Rosemary is a delightful herb that also contains many important health benefits. As one of my favorite herbs to flavor food, having rosemary around is essential! But living in a very cold wintery climate often makes growing it difficult, but it can be done, and is well worth your effort!
Rosemary is a fragrant evergreen herb native to the Mediterranean. It is used as a culinary condiment to flavor food, to make perfumes and other cosmetic items, and it is often used for its potential health benefits. Rosemary is a member of the mint family Lamiaceae, along with many other herbs, such as oregano, thyme, basil, and lavender. It is a perennial plant, meaning it’ll live for more than two years.
Rosemary is typically prepared as a whole dried herb or a dried powdered extract, while teas and liquid extracts are made from fresh or dried leaves. The herb has also been hailed since ancient times for its medicinal properties. Rosemary was traditionally used to help alleviate muscle pain, improve memory, boost the immune and circulatory system, and promote hair growth.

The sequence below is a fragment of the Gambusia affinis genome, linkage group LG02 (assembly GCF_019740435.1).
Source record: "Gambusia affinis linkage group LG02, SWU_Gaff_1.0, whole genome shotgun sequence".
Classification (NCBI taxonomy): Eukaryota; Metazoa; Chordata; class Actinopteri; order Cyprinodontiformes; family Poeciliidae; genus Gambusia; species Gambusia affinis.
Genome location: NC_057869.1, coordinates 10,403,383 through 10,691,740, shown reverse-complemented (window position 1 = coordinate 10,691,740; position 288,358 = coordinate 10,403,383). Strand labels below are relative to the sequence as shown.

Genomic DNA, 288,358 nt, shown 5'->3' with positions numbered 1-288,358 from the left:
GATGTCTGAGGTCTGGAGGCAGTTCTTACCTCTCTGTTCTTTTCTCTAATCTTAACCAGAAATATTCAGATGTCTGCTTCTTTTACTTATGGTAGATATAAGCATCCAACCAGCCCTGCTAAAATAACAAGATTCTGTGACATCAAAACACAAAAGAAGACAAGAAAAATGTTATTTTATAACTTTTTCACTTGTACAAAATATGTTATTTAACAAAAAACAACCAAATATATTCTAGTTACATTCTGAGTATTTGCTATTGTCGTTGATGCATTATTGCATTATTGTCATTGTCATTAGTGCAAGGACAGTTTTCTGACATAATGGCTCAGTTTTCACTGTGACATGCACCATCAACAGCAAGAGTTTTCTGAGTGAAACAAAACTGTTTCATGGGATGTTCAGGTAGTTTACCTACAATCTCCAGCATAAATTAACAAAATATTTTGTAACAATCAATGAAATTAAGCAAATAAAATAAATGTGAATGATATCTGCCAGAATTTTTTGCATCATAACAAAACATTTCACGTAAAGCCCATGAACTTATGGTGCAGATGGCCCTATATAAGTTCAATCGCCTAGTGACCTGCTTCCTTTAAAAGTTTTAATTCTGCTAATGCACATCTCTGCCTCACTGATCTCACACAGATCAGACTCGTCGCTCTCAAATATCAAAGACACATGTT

While rosemary does taste good, it also offers some nutritional benefits as well. It is also a good source of iron, calcium, and vitamin B-6.
But, if taken in very high doses, rosemary can cause vomiting, coma, and pulmonary edema. While extremely rare, it would take a massive amount of the herb to cause any kind of side effects, but it is important to be aware of this.
Possible Health Benefits
Rosemary is a rich source of antioxidants and anti-inflammatory compounds, which are thought to help boost the immune system and improve blood circulation. It is also thought to improve digestion, enhance memory, and protect against brain damage. Rosemary can also help protect against brain aging and adding rosemary extract to ground beef reduces the formation of cancer-causing agents.